The history of leftist politics is a history of bad habits. Whenever a goal is within reach, they return to wreak havoc: a fondness for drink, a fondness for drugs or a fondness for disputing precisely those questions that aren’t immediately pertinent. But of all the habits that have undermined the Left, the most pernicious may be the conviction that a devotion to purity is the solution.

Instead of pursuing a course of “harm reduction,” leftists have succumbed over and over to the impulse to purge their ranks of weakness. Whether that meant rooting out reformists willing to work with more conservative groups, or those who believe that the Party should know how to party, the result has been to fragment necessary solidarities beyond repair. Even now, despite decades of global irrelevance, far too many leftists are willing to point out what is wrong with potential allies instead of figuring out how to make practical use of their strengths. This tendency proves especially damaging in contexts where the enemy, whether provisional or permanent, does a better job of focusing on common denominators.

Actually existing capitalism is never going to be pure because it depends on the intervention of the state to defend the property of owners against those who want a more equitable distribution of wealth. That’s why the libertarian radicals who supported Ron Paul’s Presidential campaigns in the United States will never be fully embraced by leaders in the industrial and financial sectors: their insistence on trying to implement as pure a free market as possible is actually a massive threat. It removes the necessary political and economic barriers that sustain a social order in which stability and inequality exist in a precarious balance.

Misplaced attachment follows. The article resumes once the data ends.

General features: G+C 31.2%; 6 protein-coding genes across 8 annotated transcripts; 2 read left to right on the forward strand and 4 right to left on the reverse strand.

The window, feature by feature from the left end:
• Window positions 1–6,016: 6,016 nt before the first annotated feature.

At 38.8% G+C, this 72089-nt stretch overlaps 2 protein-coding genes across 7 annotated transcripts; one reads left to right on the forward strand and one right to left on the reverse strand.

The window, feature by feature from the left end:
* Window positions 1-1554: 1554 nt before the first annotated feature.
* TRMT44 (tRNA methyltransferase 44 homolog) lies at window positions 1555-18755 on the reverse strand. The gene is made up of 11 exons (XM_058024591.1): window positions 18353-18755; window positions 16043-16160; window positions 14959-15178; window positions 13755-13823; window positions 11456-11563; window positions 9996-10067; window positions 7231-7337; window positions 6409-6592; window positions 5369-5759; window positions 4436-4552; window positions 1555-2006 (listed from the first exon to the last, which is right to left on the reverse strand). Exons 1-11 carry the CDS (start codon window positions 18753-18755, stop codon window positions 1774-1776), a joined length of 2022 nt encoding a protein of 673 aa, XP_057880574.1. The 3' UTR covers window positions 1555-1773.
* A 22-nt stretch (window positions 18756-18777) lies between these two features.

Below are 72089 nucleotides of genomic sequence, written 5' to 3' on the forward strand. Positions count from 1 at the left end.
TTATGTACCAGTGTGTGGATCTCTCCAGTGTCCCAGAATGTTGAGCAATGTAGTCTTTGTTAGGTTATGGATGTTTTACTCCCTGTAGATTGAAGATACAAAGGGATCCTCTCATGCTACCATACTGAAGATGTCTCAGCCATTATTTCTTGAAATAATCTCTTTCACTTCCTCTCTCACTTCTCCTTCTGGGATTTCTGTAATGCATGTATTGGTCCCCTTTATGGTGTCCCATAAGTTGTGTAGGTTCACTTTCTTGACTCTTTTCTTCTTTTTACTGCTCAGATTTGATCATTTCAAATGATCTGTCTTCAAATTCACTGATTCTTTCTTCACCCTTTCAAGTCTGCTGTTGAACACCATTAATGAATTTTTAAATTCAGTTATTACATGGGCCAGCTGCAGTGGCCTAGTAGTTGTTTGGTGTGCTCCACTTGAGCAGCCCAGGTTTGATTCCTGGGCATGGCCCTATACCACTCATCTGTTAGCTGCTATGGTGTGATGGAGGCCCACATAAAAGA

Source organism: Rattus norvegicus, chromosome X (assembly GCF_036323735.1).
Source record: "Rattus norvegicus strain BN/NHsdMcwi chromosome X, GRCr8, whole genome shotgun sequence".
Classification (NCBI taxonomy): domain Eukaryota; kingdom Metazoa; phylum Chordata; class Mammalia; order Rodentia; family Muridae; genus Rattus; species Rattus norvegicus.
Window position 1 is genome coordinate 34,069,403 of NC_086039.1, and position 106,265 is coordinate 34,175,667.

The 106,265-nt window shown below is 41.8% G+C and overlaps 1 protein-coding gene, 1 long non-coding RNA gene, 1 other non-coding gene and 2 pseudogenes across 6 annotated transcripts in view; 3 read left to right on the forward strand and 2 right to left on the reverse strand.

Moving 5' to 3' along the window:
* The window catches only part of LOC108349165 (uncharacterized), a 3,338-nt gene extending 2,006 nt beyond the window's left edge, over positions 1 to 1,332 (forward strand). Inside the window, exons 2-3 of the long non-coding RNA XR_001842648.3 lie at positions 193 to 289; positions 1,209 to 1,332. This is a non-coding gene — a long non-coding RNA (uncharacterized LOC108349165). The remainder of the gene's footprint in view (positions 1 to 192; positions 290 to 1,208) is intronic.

If leftists hope to achieve a truly post-capitalist world, they will need to be similarly flexible. On the one hand, this means making allowances for the state to maintain some measure of institutional consistency; on the other, permitting anti-statist movements to prosper. Communism will inevitably drift towards totalitarianism without the countervailing force of anarchism; anarchism will devolve into chaos without being moored to the structures of communism. The quest for ideological purity is inextricably bound up with the death drive of the Left.

That’s what makes the call to arms on this sticker so interesting. Straight Edge music culture is defined by the urge to purge. But identifying it with both communism and anarchism by articulating its “anti-capitalist,” “class-conscious” and “revolutionary” dimensions guarantees that it will fall short of the mark from an ideological perspective. In a way, those political traditions function much like the sex and drugs that pure hardcore was supposed to repudiate in the name of rock and roll. Yet the failure to move beyond their inevitably sullied legacies should actually be read as a sign of hope.

In the year 2015, of course, Straight Edge itself represents a dated worldview. As punks of the 1980s start planning for retirement, the notion that their brand of cultural politics could supplant earlier forms of radicalism seems more and more absurd. When you walk into stores like Hot Topic, though, it becomes clear that it is only when heavily diluted by impurity that subcultures like Straight Edge will ever be able to reach a mass audience. It may be tempting to mock the young consumers who draw Xs on the backs of their hands without knowing what they mean, but the Left will only do so at its peril.

At a time when our relationship to history has never felt more convoluted, this contempt is inherently self-destructive. If going through the motions of religious ritual has the capacity to transform people into believers at a bodily level, so does the political and cultural equivalent on the Left. We should celebrate the ideological incoherence of those who appropriate the iconography of resistance from incompatible traditions. Because even if they don’t make much sense, their desire to make meaning will do more to advance leftist causes than the theoretical police devoted to keeping those traditions as pure as possible.

 

Commentary by Charlie Bertsch. Photograph courtesy of Joel Schalit.